Awakening from a nighttime dream to look under the iron covers of ‘reality’ weighing heavily on political imaginations can do valuable intellectual work. It invites people to take notice of the gaps between their nighttime dreams, anaesthetising versions of the ‘American Dream’ ideal, and their daily experiences. Put simply, were Americans to use their dreams as a counterpoint to the naive realism and facile idealism that marks today’s discourse, this would be enough to justify them as a resource for political thought.

The daily workings of the world will ever seek to shame the nighttime workings of the mind. In early September 2001, the US historian Robin Kelley was finishing his manuscript of Freedom Dreams (2002), a hopeful study of how African Americans’ radical dreams can ‘change the world’, when he witnessed from his window the twin towers of the World Trade Center go down. As he sent off the manuscript to his editor, US bombs, in misguided retaliation, were ‘raining down on the people of Afghanistan’.

Fortunately, Kelley didn’t take this unsubtle mockery as a sign that he should abandon his Dreams. He seemed to realise — as his dreamers before him did — that the US needs its dreamers most when the world seems to be shaming them.

Therein lies the subtle genius of the idea of the ‘American Dream’. It was never meant to be a description of facts. If it has any value, it’s as ‘a counsel of perfection’, as the US philosopher Richard Rorty put it in Achieving Our Country: Leftist Thought in Twentieth-Century America (1998). ‘You have to be loyal to a dream country rather than to the one to which you wake up every morning. Unless such loyalty exists, the ideal has no chance of becoming actual.’ The ‘American Dream’ is nothing more — but also nothing less — than an aspirational ideal.

At present, when so many, including the powerful, find ‘alternative facts’ indifferent to evidence more compelling than the prosaic ones that welcome verifiability, the prospect of turning to dreams to work through our political conditions might seem reckless. But ignoring them altogether could be even more reckless, and even stupid. After all, if Americans lose touch with a third of their problem-solving lives — just think of the actual, and perhaps even actionable — ‘American dreams’ they have lost. # # #

[Jennifer Ratner-Rosenhagen is the Merle Curti Associate Professor of History at the University of Wisconsin at Madison. Her most recent book is American Nietzsche: A History of an Icon and His Ideas (2011). She received a BA (history) from the University of Rochester (NY) and a PhD (history) from Brandeis University (MA). After a 3-year stay at the University of Miami (FL), she joined the faculty at UW-Madison.]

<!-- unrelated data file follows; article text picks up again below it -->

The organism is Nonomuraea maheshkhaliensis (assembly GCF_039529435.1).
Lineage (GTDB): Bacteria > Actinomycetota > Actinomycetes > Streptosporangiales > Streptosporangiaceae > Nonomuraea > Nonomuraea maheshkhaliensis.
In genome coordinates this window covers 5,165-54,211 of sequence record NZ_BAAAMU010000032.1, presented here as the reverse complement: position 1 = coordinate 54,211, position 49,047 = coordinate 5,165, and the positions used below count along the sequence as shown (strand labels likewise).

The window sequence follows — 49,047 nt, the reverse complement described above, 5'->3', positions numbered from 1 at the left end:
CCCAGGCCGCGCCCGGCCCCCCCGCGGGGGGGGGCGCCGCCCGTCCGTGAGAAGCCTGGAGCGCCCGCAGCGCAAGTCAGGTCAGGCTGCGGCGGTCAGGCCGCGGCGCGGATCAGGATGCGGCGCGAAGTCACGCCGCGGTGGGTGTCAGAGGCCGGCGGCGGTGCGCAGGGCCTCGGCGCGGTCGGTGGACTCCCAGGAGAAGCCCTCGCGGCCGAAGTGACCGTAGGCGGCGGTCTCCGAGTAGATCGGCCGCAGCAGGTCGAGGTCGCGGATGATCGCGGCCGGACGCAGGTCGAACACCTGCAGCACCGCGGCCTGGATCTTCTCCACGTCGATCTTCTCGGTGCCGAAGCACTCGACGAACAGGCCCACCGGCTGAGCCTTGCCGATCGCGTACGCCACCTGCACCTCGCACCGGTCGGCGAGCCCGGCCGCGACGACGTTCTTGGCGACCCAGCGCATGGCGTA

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Monday, May 29, 2017

The Theme Song For Our Time Is "It's Only Make Believe"

Tom Tomorrow (Dan Perkins) — succumbing to media fatigue coming out of the Middle East and Europe — gives way to VR (Virtual Reality) in today's 'toon. In the e-mail that brought today's TMW to this blogger's In Box, Tom (Dan) wrote:

This cartoon will probably make some readers think of The Matrix, or possibly the work of Philip K. Dick, but the actual inspiration is a science fiction novel called Simulacron-3 (1964, 1999), by Daniel F. Galouye. It’s the story of a computer scientist who develops a simulated world for purposes of market research, only to discover that he himself is a character in a simulated world, and that “reality” is one level up.

I’ve played with this theme once before, back during the very start of the campaign season, when things already seemed so weird and out of control that it seemed to fit the moment. In retrospect, we didn’t even know the meaning of “weird and out of control” back then, and I’ve been wanting to update it for the Trump presidency, perhaps to use as a recurrent theme. So if you have a vague feeling of deja vu reading this one, there’s a reason for that (which is why I have young Billy referencing the “last time” he had this discussion, in the first panel).

I wanted to include a small closing panel in which the Billy of the "real" reality, in the last panel, asks the Professor: "Hey do you think *we're* living in a simulation?" and the Professor replies, "Eh, never really thought about it." But alas, there was not room for this closing touch -- perhaps next time I visit the Simulacron.

And since it’s a holiday weekend again, I have to file my cartoon several days early, which is increasingly difficult in the era of Trump — I’m much more comfortable sitting on them until Sunday night, just in case there’s any late breaking news before the new one goes live on Monday morning. But at least this one isn’t tied to any specific news story (though the professor’s last two word balloons in the fourth panel will pretty much fit anything that might come up).

Have a good weekend, all. Next week will probably be full of surprises, because every week is these days.

Until then,

Dan (aka Tom)

And so, dizzy readers, we depend on TMW's Mad Scientist, Dr. Wilbur von Philbert — and his sidekick/apprentice, Billy — to offer a virtual explanation of how we got into this mess. It's not real! Is it? If this is a (fair & balanced) prophecy of a time where nothing is as it appears to be, so be it.

[x TMW]
The Simulacron
By Tom Tomorrow (Dan Perkins)

Tom Tomorrow/Dan Perkins